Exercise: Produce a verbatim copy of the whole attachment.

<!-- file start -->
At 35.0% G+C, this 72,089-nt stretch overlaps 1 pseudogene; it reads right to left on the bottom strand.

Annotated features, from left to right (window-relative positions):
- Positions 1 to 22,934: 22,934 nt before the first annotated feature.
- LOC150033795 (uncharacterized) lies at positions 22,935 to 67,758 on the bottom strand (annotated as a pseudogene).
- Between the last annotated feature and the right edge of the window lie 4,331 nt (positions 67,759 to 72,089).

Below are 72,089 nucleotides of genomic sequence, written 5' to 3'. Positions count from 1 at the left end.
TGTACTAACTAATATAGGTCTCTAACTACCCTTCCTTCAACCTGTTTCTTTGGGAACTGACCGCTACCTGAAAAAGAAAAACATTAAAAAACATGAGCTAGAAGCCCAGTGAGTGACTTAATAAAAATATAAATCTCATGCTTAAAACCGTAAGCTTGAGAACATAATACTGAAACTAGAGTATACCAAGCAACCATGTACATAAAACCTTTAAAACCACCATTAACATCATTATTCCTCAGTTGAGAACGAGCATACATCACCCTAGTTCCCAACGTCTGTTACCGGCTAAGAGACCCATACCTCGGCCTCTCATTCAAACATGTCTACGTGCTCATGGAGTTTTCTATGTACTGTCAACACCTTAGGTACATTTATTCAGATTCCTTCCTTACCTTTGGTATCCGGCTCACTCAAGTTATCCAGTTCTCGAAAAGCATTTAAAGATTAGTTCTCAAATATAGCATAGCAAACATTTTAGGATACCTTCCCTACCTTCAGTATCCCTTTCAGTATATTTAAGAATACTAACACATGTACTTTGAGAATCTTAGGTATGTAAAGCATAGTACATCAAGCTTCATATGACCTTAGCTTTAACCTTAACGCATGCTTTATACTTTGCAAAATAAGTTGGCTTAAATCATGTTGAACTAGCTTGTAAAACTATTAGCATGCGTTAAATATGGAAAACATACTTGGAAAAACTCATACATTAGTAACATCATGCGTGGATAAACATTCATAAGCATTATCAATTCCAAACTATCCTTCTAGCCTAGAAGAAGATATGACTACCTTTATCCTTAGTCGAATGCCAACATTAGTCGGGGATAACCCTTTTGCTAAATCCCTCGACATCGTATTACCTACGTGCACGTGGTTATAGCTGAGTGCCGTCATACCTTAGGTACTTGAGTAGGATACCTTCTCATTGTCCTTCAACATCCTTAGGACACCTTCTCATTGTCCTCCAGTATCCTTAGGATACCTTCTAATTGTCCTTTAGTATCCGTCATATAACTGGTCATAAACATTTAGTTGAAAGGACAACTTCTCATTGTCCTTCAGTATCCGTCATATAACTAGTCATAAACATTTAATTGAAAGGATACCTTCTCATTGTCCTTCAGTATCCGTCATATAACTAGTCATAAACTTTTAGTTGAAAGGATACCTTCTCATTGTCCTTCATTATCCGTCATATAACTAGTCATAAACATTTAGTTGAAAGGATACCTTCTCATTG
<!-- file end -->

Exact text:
At 35.0% G+C, this 72,089-nt stretch overlaps 1 pseudogene; it reads right to left on the bottom strand.

Annotated features, from left to right (window-relative positions):
- Positions 1 to 22,934: 22,934 nt before the first annotated feature.
- LOC150033795 (uncharacterized) lies at positions 22,935 to 67,758 on the bottom strand (annotated as a pseudogene).
- Between the last annotated feature and the right edge of the window lie 4,331 nt (positions 67,759 to 72,089).

Below are 72,089 nucleotides of genomic sequence, written 5' to 3'. Positions count from 1 at the left end.
TGTACTAACTAATATAGGTCTCTAACTACCCTTCCTTCAACCTGTTTCTTTGGGAACTGACCGCTACCTGAAAAAGAAAAACATTAAAAAACATGAGCTAGAAGCCCAGTGAGTGACTTAATAAAAATATAAATCTCATGCTTAAAACCGTAAGCTTGAGAACATAATACTGAAACTAGAGTATACCAAGCAACCATGTACATAAAACCTTTAAAACCACCATTAACATCATTATTCCTCAGTTGAGAACGAGCATACATCACCCTAGTTCCCAACGTCTGTTACCGGCTAAGAGACCCATACCTCGGCCTCTCATTCAAACATGTCTACGTGCTCATGGAGTTTTCTATGTACTGTCAACACCTTAGGTACATTTATTCAGATTCCTTCCTTACCTTTGGTATCCGGCTCACTCAAGTTATCCAGTTCTCGAAAAGCATTTAAAGATTAGTTCTCAAATATAGCATAGCAAACATTTTAGGATACCTTCCCTACCTTCAGTATCCCTTTCAGTATATTTAAGAATACTAACACATGTACTTTGAGAATCTTAGGTATGTAAAGCATAGTACATCAAGCTTCATATGACCTTAGCTTTAACCTTAACGCATGCTTTATACTTTGCAAAATAAGTTGGCTTAAATCATGTTGAACTAGCTTGTAAAACTATTAGCATGCGTTAAATATGGAAAACATACTTGGAAAAACTCATACATTAGTAACATCATGCGTGGATAAACATTCATAAGCATTATCAATTCCAAACTATCCTTCTAGCCTAGAAGAAGATATGACTACCTTTATCCTTAGTCGAATGCCAACATTAGTCGGGGATAACCCTTTTGCTAAATCCCTCGACATCGTATTACCTACGTGCACGTGGTTATAGCTGAGTGCCGTCATACCTTAGGTACTTGAGTAGGATACCTTCTCATTGTCCTTCAACATCCTTAGGACACCTTCTCATTGTCCTCCAGTATCCTTAGGATACCTTCTAATTGTCCTTTAGTATCCGTCATATAACTGGTCATAAACATTTAGTTGAAAGGACAACTTCTCATTGTCCTTCAGTATCCGTCATATAACTAGTCATAAACATTTAATTGAAAGGATACCTTCTCATTGTCCTTCAGTATCCGTCATATAACTAGTCATAAACTTTTAGTTGAAAGGATACCTTCTCATTGTCCTTCATTATCCGTCATATAACTAGTCATAAACATTTAGTTGAAAGGATACCTTCTCATTG